2.2.3. Taxonomic assignment of OTUs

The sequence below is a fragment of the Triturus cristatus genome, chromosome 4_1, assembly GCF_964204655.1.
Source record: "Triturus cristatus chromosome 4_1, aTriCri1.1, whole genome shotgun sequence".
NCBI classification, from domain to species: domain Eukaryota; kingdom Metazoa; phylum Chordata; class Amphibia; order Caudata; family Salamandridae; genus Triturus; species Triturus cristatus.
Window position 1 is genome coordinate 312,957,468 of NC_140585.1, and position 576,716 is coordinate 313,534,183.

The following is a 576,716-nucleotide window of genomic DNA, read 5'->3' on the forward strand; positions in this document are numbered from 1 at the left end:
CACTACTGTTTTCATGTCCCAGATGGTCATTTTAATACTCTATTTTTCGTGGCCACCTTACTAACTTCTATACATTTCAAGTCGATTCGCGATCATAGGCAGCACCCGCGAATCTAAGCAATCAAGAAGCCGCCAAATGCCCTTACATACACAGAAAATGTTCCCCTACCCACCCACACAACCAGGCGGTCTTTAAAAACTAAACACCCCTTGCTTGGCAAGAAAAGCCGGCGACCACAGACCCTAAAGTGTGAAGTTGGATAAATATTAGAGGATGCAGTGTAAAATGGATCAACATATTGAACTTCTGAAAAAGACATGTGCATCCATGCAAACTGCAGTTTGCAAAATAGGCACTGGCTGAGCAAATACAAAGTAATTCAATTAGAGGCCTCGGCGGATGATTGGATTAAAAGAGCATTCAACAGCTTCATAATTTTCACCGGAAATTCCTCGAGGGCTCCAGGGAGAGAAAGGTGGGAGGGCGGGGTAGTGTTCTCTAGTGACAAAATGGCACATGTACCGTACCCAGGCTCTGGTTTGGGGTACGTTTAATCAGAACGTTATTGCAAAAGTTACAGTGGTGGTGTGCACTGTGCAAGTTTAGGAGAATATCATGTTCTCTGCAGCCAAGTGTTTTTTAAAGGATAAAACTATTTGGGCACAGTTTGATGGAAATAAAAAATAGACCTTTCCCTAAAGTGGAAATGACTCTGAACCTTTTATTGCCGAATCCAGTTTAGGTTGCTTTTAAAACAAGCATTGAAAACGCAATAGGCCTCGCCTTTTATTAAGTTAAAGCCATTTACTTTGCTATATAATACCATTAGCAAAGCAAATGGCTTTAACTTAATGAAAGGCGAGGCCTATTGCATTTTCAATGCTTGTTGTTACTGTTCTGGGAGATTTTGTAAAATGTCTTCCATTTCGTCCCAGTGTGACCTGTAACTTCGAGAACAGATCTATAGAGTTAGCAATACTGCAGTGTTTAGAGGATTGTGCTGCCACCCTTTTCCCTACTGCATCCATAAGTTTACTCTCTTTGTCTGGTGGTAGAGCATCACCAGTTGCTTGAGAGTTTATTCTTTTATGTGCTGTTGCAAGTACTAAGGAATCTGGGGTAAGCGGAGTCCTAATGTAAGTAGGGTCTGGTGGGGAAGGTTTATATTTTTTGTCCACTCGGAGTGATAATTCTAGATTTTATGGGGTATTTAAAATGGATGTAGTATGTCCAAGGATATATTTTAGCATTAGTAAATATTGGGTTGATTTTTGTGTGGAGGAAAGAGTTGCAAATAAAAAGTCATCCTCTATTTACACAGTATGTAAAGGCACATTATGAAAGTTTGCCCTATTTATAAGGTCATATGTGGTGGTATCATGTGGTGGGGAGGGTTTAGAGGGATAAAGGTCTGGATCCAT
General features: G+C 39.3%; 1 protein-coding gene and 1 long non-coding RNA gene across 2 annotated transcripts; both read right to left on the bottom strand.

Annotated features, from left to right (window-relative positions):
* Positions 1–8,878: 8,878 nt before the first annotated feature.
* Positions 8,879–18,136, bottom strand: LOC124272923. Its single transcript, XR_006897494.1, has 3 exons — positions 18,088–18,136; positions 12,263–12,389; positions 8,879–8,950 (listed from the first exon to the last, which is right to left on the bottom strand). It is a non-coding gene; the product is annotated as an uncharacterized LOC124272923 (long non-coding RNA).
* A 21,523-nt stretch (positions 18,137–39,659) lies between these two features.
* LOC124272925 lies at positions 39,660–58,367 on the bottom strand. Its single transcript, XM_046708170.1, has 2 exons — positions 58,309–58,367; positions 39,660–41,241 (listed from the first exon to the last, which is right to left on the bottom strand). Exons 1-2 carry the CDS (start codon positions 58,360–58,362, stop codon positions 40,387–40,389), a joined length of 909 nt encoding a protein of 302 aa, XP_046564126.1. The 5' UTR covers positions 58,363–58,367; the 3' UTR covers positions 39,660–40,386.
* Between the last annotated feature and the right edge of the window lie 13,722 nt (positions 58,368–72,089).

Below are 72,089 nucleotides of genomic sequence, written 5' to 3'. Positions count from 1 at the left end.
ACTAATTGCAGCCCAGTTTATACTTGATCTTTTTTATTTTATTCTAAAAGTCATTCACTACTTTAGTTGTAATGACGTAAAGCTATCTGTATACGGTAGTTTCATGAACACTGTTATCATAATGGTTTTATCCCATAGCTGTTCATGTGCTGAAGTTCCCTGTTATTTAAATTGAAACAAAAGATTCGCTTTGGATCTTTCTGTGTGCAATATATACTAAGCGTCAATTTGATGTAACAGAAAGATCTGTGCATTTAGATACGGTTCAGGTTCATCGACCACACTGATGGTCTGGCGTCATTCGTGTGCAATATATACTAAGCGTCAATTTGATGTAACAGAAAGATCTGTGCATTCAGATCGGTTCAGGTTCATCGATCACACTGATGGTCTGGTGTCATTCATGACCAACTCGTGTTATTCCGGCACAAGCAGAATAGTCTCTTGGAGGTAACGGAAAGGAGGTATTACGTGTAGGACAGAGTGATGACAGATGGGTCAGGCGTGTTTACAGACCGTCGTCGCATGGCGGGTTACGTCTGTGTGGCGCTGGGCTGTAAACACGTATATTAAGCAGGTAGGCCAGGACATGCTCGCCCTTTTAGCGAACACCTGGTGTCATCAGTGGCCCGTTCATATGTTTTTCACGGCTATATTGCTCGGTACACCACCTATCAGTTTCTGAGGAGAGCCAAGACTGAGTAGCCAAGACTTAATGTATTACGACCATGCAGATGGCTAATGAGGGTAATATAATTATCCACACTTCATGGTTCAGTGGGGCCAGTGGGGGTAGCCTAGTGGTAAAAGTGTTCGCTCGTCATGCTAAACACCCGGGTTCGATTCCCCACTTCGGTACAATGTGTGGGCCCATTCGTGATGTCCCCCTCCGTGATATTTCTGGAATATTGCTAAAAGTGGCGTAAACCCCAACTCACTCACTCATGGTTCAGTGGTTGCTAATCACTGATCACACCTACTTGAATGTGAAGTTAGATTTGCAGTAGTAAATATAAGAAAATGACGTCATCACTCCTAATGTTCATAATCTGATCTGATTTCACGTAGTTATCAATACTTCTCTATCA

The most commonly used software programs for taxonomic assignment of OTUs are the Ribosomal Database Project’s Naïve Bayesian Classifier (NBC, (Wang et al., 2007)) and the Basic Local Alignment Search Tool (BLAST, (Altschul et al., 1990)). The database against which sequences are compared, however, appears to be more important than the tool used to assign sequences to taxonomy (Newton and Roeselers, 2012; Sabree et al., 2012). For example, many of the 16S rRNA gene sequences from uncultured and undescribed honey bee gut symbionts have not been incorporated into highly curated databases such as SILVA and greengenes, and use of these databases may result in inconsistent assignment of A. mellifera gut symbionts (Newton and Roeselers, 2012). NBC classifications using custom training sets that explicitly include representatives of A. mellifera gut symbionts will obviate such inconsistencies (Newton and Roeselers, 2012) as will searches against the complete nucleotide collection at NCBI (Sabree et al., 2012). Two of the A. mellifera core gut symbionts, Gillamella apicola and Snodgrasella alvi, have recently been cultured and formally described (Kwong and Moran, 2013), and are presently represented in the greengenes, SILVA, and ribosomal database project alignments. As formal description of the A. mellifera microbiota expands, the highly curated alignments will more accurately classify these sequences. Searches against NCBI’s nucleotide collection, however, will continue to provide insight into uncultured sequences that may be closely related to the query sequence and are recommended.